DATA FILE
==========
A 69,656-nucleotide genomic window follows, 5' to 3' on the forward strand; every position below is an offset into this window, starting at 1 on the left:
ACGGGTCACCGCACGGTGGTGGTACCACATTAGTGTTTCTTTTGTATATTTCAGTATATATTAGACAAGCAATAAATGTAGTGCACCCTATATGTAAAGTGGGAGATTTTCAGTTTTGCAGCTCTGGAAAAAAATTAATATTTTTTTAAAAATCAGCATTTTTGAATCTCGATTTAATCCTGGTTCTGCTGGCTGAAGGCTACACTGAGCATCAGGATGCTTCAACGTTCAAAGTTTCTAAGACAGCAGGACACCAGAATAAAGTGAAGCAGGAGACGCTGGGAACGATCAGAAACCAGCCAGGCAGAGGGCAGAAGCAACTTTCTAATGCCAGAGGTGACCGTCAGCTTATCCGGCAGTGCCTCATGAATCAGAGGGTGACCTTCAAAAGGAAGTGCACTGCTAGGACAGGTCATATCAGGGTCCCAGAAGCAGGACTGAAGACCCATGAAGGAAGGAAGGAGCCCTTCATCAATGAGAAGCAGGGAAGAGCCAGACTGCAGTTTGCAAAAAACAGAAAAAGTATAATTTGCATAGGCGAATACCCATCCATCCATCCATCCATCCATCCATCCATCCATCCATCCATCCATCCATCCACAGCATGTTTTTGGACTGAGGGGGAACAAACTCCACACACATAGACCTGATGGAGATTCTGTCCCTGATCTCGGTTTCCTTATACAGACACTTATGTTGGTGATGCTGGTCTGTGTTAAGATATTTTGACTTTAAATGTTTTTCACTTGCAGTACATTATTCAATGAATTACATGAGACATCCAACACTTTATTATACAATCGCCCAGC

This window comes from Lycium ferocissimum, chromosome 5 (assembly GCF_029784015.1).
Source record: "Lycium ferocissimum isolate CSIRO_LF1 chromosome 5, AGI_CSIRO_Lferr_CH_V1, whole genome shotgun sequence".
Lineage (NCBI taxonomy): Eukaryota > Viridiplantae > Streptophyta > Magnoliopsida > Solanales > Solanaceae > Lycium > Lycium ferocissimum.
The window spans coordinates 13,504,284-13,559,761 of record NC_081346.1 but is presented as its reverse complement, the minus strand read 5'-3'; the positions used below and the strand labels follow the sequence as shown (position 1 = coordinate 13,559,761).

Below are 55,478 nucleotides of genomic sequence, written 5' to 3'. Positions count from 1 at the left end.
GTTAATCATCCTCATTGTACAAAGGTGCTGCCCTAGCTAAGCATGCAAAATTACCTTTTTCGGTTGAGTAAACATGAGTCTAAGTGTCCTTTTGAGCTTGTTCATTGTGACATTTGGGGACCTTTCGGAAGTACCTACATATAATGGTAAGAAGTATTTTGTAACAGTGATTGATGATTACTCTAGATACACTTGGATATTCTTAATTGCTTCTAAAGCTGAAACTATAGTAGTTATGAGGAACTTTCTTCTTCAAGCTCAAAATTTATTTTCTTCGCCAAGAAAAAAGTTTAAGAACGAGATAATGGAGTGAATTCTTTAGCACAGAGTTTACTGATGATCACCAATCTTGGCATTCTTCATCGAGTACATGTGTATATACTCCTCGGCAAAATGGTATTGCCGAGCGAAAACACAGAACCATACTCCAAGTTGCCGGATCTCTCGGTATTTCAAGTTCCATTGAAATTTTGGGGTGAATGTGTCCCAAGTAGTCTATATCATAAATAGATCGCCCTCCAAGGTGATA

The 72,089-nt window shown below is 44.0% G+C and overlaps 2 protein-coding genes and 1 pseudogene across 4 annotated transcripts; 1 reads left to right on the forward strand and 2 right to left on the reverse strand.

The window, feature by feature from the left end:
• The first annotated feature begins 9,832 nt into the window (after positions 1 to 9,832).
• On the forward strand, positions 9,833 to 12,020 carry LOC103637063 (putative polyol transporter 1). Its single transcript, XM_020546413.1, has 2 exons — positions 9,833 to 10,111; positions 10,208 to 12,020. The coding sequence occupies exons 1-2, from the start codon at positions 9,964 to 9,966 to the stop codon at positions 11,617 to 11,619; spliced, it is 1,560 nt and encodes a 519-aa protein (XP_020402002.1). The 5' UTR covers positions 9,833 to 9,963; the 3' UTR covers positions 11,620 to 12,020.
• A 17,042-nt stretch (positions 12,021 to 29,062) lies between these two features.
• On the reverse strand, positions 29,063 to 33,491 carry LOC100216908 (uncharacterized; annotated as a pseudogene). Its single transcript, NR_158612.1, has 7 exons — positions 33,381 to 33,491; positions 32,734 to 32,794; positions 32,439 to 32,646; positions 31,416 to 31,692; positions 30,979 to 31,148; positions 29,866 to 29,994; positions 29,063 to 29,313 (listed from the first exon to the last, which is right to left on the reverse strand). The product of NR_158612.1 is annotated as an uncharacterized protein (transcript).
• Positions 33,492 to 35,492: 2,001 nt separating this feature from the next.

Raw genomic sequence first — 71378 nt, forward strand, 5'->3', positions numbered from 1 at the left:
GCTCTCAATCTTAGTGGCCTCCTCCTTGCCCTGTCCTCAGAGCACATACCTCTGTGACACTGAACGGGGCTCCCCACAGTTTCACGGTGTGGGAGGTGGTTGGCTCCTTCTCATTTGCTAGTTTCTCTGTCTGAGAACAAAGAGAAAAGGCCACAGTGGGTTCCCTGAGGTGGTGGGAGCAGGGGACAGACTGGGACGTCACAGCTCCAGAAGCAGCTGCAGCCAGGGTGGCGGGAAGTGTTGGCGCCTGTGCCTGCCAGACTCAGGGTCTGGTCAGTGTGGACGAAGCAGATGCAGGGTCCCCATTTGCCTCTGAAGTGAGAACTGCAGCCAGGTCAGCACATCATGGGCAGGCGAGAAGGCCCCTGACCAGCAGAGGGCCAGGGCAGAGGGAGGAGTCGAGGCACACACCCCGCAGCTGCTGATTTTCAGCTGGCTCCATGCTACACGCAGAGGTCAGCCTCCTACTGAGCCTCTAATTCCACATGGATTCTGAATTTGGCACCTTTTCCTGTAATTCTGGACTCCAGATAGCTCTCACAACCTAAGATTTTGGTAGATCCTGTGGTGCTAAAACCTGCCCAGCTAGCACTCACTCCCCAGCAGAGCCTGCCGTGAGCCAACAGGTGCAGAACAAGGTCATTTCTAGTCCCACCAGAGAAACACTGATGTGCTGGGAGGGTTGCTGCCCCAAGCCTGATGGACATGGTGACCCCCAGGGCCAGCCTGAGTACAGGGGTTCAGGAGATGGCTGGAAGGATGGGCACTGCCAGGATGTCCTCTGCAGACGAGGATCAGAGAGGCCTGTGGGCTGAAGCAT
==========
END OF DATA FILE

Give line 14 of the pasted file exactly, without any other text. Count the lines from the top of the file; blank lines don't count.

• On the reverse strand, positions 29,063 to 33,491 carry LOC100216908 (uncharacterized; annotated as a pseudogene). Its single transcript, NR_158612.1, has 7 exons — positions 33,381 to 33,491; positions 32,734 to 32,794; positions 32,439 to 32,646; positions 31,416 to 31,692; positions 30,979 to 31,148; positions 29,866 to 29,994; positions 29,063 to 29,313 (listed from the first exon to the last, which is right to left on the reverse strand). The product of NR_158612.1 is annotated as an uncharacterized protein (transcript).